Home Tips Hot Water Smells Like Gas? Here’s Why

Hot Water Smells Like Gas? Here’s Why

Hot Water Smells Like Gas? Here’s Why

If you’ve noticed that your hot water smells like sewage, rotten eggs, or garbage, you’re not the only one who experiences it. Plenty of homeowners encounter the same issue from time to time, although the exact cause of the smell is very challenging to pinpoint with just water testing.

In this article, we’re going to go over the sources of those hot water smells and look into ways to get rid of them.

Causes of Smells in Hot Water Supply

  1. Sulfur-Eating Bacteria

One of the most prominent smells usually encountered in your plumbing is rotten eggs, which is caused by sulfur-eating bacteria. This bacteria is normally present in the water but shouldn’t be a problem in rural areas. This certain bacteria feed and sulfur and produce hydrogen sulfide gas.

The most common cause of these types of odors is when the bacteria grow inside of your water supply drain. You’ll be aware of its presence after some time when organic matter such as soap, food waste, and hair starts accumulating on the drain walls. This waste serves as food for the bacteria to feed on. To fix this, you need to do two things:

  1. Make sure both your hot and cold water have that smell and that it’s coming out from either one or more faucets, but not all of them. Take a glass and fill it with water from the sink where the smell is coming from, then back off from the sink, and start swirling the water within the glass a couple of times. Tap the glass of water and if it doesn’t have the odor, then the problem may be in the drain.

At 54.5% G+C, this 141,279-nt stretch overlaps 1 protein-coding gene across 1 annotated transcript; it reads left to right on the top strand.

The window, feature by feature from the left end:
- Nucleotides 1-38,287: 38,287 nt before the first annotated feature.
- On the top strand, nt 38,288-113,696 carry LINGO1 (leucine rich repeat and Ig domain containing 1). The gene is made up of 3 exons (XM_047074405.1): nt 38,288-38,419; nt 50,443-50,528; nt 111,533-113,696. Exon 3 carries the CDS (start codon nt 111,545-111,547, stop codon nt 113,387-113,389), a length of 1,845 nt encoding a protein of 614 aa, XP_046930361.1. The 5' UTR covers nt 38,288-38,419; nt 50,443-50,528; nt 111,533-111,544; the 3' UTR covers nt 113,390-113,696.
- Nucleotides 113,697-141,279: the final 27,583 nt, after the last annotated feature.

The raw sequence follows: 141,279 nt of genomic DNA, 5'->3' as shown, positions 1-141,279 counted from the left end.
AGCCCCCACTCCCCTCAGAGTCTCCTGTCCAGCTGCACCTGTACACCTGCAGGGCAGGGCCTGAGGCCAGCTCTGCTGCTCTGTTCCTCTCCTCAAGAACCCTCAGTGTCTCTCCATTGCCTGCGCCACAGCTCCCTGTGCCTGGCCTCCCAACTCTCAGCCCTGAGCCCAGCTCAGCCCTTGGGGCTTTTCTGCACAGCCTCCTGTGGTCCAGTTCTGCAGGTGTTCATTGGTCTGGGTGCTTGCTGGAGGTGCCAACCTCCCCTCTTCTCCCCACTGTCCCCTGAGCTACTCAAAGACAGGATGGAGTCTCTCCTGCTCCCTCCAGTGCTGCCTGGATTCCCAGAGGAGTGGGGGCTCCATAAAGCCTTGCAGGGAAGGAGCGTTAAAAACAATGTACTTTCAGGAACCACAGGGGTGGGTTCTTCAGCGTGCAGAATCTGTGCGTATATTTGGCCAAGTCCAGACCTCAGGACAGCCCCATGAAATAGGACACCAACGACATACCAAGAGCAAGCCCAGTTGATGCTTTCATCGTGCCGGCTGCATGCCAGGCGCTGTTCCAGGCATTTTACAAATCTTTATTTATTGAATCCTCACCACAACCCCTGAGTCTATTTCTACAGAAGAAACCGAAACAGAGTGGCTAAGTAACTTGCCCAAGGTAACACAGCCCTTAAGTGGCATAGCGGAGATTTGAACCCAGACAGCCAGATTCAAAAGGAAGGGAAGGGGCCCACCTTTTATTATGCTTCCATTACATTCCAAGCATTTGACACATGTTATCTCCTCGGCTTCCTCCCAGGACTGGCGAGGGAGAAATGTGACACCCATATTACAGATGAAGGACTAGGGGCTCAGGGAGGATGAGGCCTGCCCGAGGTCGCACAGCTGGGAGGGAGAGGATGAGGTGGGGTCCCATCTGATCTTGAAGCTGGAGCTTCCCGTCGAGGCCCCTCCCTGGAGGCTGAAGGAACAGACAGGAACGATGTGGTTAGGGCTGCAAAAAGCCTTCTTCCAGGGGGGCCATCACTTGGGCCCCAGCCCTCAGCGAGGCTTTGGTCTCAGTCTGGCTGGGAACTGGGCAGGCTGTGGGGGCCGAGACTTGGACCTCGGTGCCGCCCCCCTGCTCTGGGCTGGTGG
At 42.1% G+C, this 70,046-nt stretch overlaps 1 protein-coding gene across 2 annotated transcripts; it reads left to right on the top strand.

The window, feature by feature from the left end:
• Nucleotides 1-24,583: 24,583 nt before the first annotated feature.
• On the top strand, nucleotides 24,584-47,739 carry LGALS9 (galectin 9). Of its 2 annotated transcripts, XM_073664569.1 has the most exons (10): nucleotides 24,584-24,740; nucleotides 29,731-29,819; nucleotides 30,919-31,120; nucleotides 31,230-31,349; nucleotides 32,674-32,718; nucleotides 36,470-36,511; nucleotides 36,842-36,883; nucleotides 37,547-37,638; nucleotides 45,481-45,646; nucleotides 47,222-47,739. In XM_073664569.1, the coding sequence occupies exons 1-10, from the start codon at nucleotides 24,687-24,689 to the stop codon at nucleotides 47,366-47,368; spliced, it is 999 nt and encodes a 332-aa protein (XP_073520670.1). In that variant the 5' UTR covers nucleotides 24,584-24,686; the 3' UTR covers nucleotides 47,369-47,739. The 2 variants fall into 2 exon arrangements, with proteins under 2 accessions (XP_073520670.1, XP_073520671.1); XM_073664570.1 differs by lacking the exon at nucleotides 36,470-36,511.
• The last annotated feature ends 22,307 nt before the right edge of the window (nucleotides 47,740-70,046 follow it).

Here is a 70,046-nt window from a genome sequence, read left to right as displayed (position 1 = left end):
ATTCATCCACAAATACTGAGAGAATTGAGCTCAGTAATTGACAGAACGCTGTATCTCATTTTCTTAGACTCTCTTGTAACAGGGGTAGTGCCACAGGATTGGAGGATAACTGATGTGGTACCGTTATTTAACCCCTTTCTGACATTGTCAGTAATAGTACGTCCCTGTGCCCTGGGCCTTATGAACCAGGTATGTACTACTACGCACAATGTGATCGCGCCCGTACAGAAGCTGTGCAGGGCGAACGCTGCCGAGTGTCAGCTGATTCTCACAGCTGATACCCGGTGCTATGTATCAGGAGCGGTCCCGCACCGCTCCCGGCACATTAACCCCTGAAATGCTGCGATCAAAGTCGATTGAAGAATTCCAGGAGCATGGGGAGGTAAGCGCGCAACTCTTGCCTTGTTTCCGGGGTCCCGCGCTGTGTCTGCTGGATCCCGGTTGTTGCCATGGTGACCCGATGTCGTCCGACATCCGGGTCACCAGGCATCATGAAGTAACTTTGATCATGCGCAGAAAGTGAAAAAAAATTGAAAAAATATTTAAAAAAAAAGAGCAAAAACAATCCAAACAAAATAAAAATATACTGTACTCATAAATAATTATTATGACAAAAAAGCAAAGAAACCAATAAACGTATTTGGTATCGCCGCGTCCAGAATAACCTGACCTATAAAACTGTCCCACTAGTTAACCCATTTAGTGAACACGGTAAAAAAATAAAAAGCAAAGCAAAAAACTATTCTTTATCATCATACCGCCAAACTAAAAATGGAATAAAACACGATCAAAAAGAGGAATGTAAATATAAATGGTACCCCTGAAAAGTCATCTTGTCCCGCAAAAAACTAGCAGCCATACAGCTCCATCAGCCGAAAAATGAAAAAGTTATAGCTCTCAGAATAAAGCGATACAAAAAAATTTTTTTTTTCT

2. If you find that the glass of water doesn’t have any smells, then the drain must be disinfected and flushed.

If not that, then you should know that bacteria can also grow in water and the well also. Once you’ve determined this is happening, call a licensed or professional plumber to replace it with a good alternative like an aluminum rod.

  1. Chlorine, Chloramines & Chemicals

Sometimes water disinfectants like chlorine, chloramines, or other chemicals end up getting washed into our water supply, which is why homeowners end up detecting a slight chemical smell in their tap water. The reason behind this infection is probably because the disinfection chemicals were likely introduced by the water utility.

Take a look:  Nursing Homes In Reno: Perfect Health Care Ever

To take care of this problem, get to know the process behind the water treatment in charge in your community while also visiting the utility’s website regularly for information regarding water safety. And if you find that the local water utility utilizes chloramines, make it a good habit to frequently inspect as well as replace the interior household water lines, like those for the dishwasher and clothes washer, since polyurethane fixtures and rubber fittings degrade in elasticity and are more likely to fail being treated with chemicals.

  1. Sewage Odor